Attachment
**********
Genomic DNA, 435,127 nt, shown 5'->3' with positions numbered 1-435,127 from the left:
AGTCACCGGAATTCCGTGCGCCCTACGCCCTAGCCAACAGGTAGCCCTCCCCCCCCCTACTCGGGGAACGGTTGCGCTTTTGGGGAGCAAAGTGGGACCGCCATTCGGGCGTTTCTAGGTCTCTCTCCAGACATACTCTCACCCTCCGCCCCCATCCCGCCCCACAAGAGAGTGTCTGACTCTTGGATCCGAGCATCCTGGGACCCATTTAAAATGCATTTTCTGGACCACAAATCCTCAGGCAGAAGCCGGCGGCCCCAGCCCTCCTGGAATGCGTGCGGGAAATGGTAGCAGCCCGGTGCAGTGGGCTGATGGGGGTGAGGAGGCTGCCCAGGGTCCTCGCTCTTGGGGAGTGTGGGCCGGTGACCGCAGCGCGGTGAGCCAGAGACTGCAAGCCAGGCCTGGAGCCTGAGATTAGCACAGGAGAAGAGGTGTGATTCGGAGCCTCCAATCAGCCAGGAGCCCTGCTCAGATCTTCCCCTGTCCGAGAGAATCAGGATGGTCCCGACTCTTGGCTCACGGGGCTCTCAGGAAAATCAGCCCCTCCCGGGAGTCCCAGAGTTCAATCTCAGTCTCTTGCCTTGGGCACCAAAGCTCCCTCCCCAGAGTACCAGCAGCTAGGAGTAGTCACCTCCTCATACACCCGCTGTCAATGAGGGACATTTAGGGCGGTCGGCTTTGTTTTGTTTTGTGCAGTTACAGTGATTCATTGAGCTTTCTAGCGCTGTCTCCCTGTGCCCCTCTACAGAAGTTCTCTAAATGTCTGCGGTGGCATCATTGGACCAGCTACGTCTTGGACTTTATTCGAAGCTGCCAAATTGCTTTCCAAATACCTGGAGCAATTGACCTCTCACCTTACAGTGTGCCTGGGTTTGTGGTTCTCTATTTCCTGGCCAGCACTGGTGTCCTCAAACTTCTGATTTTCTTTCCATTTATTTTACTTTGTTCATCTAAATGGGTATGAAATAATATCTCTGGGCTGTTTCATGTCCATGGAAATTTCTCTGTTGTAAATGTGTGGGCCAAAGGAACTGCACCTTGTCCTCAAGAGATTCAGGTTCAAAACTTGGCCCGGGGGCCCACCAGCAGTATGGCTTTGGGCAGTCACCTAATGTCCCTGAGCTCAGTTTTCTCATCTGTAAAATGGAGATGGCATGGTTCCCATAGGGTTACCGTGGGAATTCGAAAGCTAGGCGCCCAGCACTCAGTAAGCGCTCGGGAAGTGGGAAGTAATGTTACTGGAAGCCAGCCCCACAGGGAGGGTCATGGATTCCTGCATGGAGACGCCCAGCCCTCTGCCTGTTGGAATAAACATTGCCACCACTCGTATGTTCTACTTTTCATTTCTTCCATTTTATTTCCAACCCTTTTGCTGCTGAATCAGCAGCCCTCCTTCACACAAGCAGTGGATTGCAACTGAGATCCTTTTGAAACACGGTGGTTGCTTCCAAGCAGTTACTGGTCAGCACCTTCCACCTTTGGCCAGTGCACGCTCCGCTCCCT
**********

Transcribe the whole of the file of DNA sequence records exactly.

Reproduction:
Genomic DNA, 435,127 nt, shown 5'->3' with positions numbered 1-435,127 from the left:
AGTCACCGGAATTCCGTGCGCCCTACGCCCTAGCCAACAGGTAGCCCTCCCCCCCCCTACTCGGGGAACGGTTGCGCTTTTGGGGAGCAAAGTGGGACCGCCATTCGGGCGTTTCTAGGTCTCTCTCCAGACATACTCTCACCCTCCGCCCCCATCCCGCCCCACAAGAGAGTGTCTGACTCTTGGATCCGAGCATCCTGGGACCCATTTAAAATGCATTTTCTGGACCACAAATCCTCAGGCAGAAGCCGGCGGCCCCAGCCCTCCTGGAATGCGTGCGGGAAATGGTAGCAGCCCGGTGCAGTGGGCTGATGGGGGTGAGGAGGCTGCCCAGGGTCCTCGCTCTTGGGGAGTGTGGGCCGGTGACCGCAGCGCGGTGAGCCAGAGACTGCAAGCCAGGCCTGGAGCCTGAGATTAGCACAGGAGAAGAGGTGTGATTCGGAGCCTCCAATCAGCCAGGAGCCCTGCTCAGATCTTCCCCTGTCCGAGAGAATCAGGATGGTCCCGACTCTTGGCTCACGGGGCTCTCAGGAAAATCAGCCCCTCCCGGGAGTCCCAGAGTTCAATCTCAGTCTCTTGCCTTGGGCACCAAAGCTCCCTCCCCAGAGTACCAGCAGCTAGGAGTAGTCACCTCCTCATACACCCGCTGTCAATGAGGGACATTTAGGGCGGTCGGCTTTGTTTTGTTTTGTGCAGTTACAGTGATTCATTGAGCTTTCTAGCGCTGTCTCCCTGTGCCCCTCTACAGAAGTTCTCTAAATGTCTGCGGTGGCATCATTGGACCAGCTACGTCTTGGACTTTATTCGAAGCTGCCAAATTGCTTTCCAAATACCTGGAGCAATTGACCTCTCACCTTACAGTGTGCCTGGGTTTGTGGTTCTCTATTTCCTGGCCAGCACTGGTGTCCTCAAACTTCTGATTTTCTTTCCATTTATTTTACTTTGTTCATCTAAATGGGTATGAAATAATATCTCTGGGCTGTTTCATGTCCATGGAAATTTCTCTGTTGTAAATGTGTGGGCCAAAGGAACTGCACCTTGTCCTCAAGAGATTCAGGTTCAAAACTTGGCCCGGGGGCCCACCAGCAGTATGGCTTTGGGCAGTCACCTAATGTCCCTGAGCTCAGTTTTCTCATCTGTAAAATGGAGATGGCATGGTTCCCATAGGGTTACCGTGGGAATTCGAAAGCTAGGCGCCCAGCACTCAGTAAGCGCTCGGGAAGTGGGAAGTAATGTTACTGGAAGCCAGCCCCACAGGGAGGGTCATGGATTCCTGCATGGAGACGCCCAGCCCTCTGCCTGTTGGAATAAACATTGCCACCACTCGTATGTTCTACTTTTCATTTCTTCCATTTTATTTCCAACCCTTTTGCTGCTGAATCAGCAGCCCTCCTTCACACAAGCAGTGGATTGCAACTGAGATCCTTTTGAAACACGGTGGTTGCTTCCAAGCAGTTACTGGTCAGCACCTTCCACCTTTGGCCAGTGCACGCTCCGCTCCCT